GM Takes Painful Measures to Avoid Another Near-Death Experience
(Bloomberg) -- What’s good for America hasn’t been so good for General Motors Co.
With gasoline prices falling and new electric cars beckoning, consumers are abandoning the conventional sedans that have defined the U.S. auto industry since the days of Henry Ford. Scarred by a financial crisis a decade ago, GM is moving unusually fast this time to reckon with the new reality, and Wall Street is applauding the move.
News Monday that GM would cut more than 14,000 jobs and, like Ford Motor Co., pull back from conventional sedans thrilled investors, sending the shares up 4.8 percent and lifting other automaker stocks. The largest U.S. automaker is cutting seven plants and eliminating unpopular sedan models during a time when auto sales remain brisk, a sign that Chief Executive Officer Mary Barra is making changes now before an economic downturn forces her hand.
“In the past, GM management didn’t react as quickly -- they went through a sort of slow-speed crash that culminated in 2009 bankruptcy, and that’s a lesson that was hard-learned,” said Maryann Keller, an independent auto analyst in Stamford, Connecticut, who’s written several books about the company. “This is a cyclical, highly competitive, slow-growing business. You can’t continue producing unprofitable vehicles, especially when you’re making crazy investments in mobility service business with no potential for profit in the foreseeable future.”
Barra, GM lifer, is dealing with two challenges. The first is of the present: American consumers are snubbing sedans like never before. The second concerns the future: Doubts abound that GM and other century-old industrial giants will be able to cope with the rise of electric cars and self-driving technology, especially with the likes of Tesla Inc. and tech giants such as Google’s Waymo perceived to be on the forefront.
GM’s broad restructuring, just weeks removed from reporting surprisingly strong profit, is a move reminiscent of what Ford did in 2006, two years before a worldwide credit crunch sent GM and Chrysler into Chapter 11.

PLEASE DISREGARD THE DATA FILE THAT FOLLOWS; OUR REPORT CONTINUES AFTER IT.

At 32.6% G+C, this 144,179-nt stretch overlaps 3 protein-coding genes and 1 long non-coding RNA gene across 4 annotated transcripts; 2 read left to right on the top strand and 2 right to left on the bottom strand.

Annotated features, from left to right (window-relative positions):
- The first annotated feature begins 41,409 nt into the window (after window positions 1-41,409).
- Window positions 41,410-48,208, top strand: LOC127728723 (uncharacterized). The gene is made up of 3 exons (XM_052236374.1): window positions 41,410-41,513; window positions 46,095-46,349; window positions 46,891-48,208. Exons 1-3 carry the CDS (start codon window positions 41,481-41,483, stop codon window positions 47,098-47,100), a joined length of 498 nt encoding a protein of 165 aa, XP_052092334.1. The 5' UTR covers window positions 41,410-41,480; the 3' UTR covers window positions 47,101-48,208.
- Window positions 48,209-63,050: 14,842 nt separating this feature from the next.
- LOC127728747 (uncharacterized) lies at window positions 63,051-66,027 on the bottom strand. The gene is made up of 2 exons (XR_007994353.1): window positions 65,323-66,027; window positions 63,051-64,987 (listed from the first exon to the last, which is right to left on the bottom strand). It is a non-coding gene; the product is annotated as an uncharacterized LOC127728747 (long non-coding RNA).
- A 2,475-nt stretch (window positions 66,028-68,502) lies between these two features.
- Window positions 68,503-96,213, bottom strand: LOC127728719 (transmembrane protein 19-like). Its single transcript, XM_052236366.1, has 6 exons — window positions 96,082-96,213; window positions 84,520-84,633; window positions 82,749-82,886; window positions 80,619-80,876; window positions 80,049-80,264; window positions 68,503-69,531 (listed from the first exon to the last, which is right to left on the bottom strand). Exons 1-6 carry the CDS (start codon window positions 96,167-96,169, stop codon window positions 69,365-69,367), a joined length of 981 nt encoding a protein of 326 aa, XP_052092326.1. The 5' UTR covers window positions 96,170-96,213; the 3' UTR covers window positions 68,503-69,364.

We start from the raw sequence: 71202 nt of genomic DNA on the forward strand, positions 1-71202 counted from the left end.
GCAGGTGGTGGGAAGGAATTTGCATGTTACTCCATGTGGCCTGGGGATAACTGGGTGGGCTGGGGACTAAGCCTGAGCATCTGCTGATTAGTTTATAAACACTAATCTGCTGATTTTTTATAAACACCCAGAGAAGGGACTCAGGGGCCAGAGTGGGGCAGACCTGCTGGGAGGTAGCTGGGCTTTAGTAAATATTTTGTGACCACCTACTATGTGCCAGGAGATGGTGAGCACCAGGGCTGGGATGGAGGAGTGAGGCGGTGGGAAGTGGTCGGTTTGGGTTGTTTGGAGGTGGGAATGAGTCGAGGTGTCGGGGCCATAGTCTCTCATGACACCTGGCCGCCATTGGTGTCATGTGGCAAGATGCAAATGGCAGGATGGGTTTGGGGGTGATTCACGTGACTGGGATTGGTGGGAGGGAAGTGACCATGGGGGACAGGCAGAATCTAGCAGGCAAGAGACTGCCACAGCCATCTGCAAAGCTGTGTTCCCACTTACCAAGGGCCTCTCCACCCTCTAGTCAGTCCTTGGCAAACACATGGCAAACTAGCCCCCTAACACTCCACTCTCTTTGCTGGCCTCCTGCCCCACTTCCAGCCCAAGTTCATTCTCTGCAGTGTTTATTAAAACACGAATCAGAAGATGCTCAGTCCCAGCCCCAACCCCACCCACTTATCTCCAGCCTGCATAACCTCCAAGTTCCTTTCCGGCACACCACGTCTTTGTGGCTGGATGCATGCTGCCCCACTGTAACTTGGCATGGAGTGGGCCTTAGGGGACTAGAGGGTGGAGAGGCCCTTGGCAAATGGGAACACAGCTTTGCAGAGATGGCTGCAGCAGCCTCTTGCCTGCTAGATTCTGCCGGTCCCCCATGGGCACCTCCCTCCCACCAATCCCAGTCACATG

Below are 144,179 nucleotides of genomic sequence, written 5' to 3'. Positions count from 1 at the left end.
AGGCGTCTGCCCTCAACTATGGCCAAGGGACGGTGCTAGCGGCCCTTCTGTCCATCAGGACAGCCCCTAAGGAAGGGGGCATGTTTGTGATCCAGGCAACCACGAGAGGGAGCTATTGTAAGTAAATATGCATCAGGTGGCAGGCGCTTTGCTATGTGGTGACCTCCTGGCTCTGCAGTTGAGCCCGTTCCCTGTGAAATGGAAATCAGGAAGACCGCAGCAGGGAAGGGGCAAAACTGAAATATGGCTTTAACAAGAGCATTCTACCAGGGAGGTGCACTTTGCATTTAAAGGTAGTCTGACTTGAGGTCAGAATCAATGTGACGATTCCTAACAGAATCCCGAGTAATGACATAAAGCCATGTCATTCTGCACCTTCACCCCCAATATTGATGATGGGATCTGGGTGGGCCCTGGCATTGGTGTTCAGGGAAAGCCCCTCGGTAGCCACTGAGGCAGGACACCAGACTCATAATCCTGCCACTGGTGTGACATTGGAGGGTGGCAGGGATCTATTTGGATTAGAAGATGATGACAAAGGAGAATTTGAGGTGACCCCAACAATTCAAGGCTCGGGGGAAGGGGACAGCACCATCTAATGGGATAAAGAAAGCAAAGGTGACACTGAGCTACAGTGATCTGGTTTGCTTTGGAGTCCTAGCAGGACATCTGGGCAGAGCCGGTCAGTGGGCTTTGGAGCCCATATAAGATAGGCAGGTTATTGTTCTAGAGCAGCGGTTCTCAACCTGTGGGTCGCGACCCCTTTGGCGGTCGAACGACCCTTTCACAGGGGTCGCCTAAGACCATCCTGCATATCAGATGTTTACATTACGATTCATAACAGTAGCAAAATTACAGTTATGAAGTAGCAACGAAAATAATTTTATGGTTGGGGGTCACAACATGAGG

While the U.S. auto market is past its peak reached in 2016, automakers are still on track to sell more than 17 million vehicles for a fourth consecutive year. The longest such run in the past was a two-year stretch that ended in 2001. In the six years that followed, sales stayed steady above 16 million, and Ford restructured toward the end of that stretch.
This time around, wrenching change in buyer behavior could cost GM car plants in Michigan, Ohio and Ontario their future.
Sedans have gone from more than half of U.S. sales as recently as 2012 to just about 30 percent of the market this year. Sport utility vehicles and pickup trucks are more dominant than ever in showrooms, spurring GM to join Ford and Fiat Chrysler Automobiles NV to kill off many of the passenger cars in its lineup.
On top of this, Barra is plowing money into GM Cruise LLC -- the unit developing the automaker’s self-driving technology -- and is developing 20 fully electric cars to sell globally starting in 2023. Both of those pursuits are going to require tens of billions of dollars in spending over the next decade to keep up with rivals including Volkswagen AG.
“This industry is changing very rapidly,” Barra told reporters Monday in Detroit. “We want to make sure we’re well-positioned. We think it’s appropriate to do it while company is strong and the economy is strong.”
Barra, 56, is convinced enough of the need for GM to slim down that she was willing to risk immediate political backlash from U.S. President Donald Trump and Canadian Prime Minister Justin Trudeau.
Trump told reporters he spoke to Barra and reminded her “this country has done a lot for General Motors.” He said there’s a “lot of pressure on them” and that he’s pushing for GM to bring new products to Ohio, whose Lordstown plant is one of five scheduled to close in North America.
During the financial crisis a decade ago, the U.S. Treasury Department kept GM alive by investing $49.5 billion in both equity and debt, giving the automaker the only financing available to get through bankruptcy. After GM went public and paid off the debt portion of the investment, taxpayers lost more than $10 billion in total. GM emerged from bankruptcy in 2009.
Four factories in the U.S. and one in Canada could be shuttered by the end of 2019 if the automaker and its unions don’t come up with an agreement to allocate more work to those facilities. Another two will close outside North America. The Detroit-based company’s shares surged on the plan.
“GM has to make sure that the crisis doesn’t happen again,” said Ron Harbour, senior partner with consulting firm Oliver Wyman. “They want to make sure they are out front.”
Job, Sedan Cuts
The plan to lop 15 percent of salaried workers follows a round of buyouts that GM offered to longer-tenured workforce at the end of October. GM said the cuts will boost automotive free cash flow by $6 billion by the end of 2020. The company flagged one-time charges of up to $3.8 billion for the fourth quarter of this year and first quarter of 2019.
GM plans to jettison the Buick LaCrosse, Chevrolet Impala and Cadillac CT6 sedans next year. The Chevy Volt plug-in hybrid will also be dropped along with the Chevy Cruze compact, which will be made in Mexico for other markets.
Too many of GM’s factories are operating on a single shift to build models that have fallen out of favor, leading its plants to run about 1 million vehicles short of their full capacity, said Kristin Dziczek, vice president of industry, labor and economics for the Center for Automotive Research in Ann Arbor, Michigan.
“Most of the one-shift plants are sedan plants,” Dziczek said. “That’s a real mismatch in a market where 40 percent of the vehicles sold are crossover utilities.”
©2018 Bloomberg L.P.